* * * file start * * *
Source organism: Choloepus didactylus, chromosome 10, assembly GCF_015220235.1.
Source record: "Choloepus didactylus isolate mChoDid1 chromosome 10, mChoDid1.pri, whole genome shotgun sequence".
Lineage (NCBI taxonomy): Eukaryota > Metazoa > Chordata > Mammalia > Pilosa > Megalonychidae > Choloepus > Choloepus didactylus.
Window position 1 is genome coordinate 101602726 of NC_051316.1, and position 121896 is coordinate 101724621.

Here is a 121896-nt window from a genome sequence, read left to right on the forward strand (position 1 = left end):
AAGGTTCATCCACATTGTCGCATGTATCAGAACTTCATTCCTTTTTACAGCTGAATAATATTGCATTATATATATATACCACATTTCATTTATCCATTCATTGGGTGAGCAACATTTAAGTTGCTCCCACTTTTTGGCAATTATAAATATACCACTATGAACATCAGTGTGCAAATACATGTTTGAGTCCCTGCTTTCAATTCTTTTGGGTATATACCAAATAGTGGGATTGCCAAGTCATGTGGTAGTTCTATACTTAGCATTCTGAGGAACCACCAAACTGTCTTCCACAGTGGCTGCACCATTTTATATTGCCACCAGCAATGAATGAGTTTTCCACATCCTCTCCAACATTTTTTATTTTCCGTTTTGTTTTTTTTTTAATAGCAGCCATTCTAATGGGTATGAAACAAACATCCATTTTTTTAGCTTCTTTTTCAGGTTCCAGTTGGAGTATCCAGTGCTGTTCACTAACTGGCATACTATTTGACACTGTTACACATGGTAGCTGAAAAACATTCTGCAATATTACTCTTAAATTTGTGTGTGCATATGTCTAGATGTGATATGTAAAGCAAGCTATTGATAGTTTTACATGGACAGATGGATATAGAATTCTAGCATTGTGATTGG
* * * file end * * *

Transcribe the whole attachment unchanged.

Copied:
Source organism: Choloepus didactylus, chromosome 10, assembly GCF_015220235.1.
Source record: "Choloepus didactylus isolate mChoDid1 chromosome 10, mChoDid1.pri, whole genome shotgun sequence".
Lineage (NCBI taxonomy): Eukaryota > Metazoa > Chordata > Mammalia > Pilosa > Megalonychidae > Choloepus > Choloepus didactylus.
Window position 1 is genome coordinate 101602726 of NC_051316.1, and position 121896 is coordinate 101724621.

Here is a 121896-nt window from a genome sequence, read left to right on the forward strand (position 1 = left end):
AAGGTTCATCCACATTGTCGCATGTATCAGAACTTCATTCCTTTTTACAGCTGAATAATATTGCATTATATATATATACCACATTTCATTTATCCATTCATTGGGTGAGCAACATTTAAGTTGCTCCCACTTTTTGGCAATTATAAATATACCACTATGAACATCAGTGTGCAAATACATGTTTGAGTCCCTGCTTTCAATTCTTTTGGGTATATACCAAATAGTGGGATTGCCAAGTCATGTGGTAGTTCTATACTTAGCATTCTGAGGAACCACCAAACTGTCTTCCACAGTGGCTGCACCATTTTATATTGCCACCAGCAATGAATGAGTTTTCCACATCCTCTCCAACATTTTTTATTTTCCGTTTTGTTTTTTTTTTAATAGCAGCCATTCTAATGGGTATGAAACAAACATCCATTTTTTTAGCTTCTTTTTCAGGTTCCAGTTGGAGTATCCAGTGCTGTTCACTAACTGGCATACTATTTGACACTGTTACACATGGTAGCTGAAAAACATTCTGCAATATTACTCTTAAATTTGTGTGTGCATATGTCTAGATGTGATATGTAAAGCAAGCTATTGATAGTTTTACATGGACAGATGGATATAGAATTCTAGCATTGTGATTGG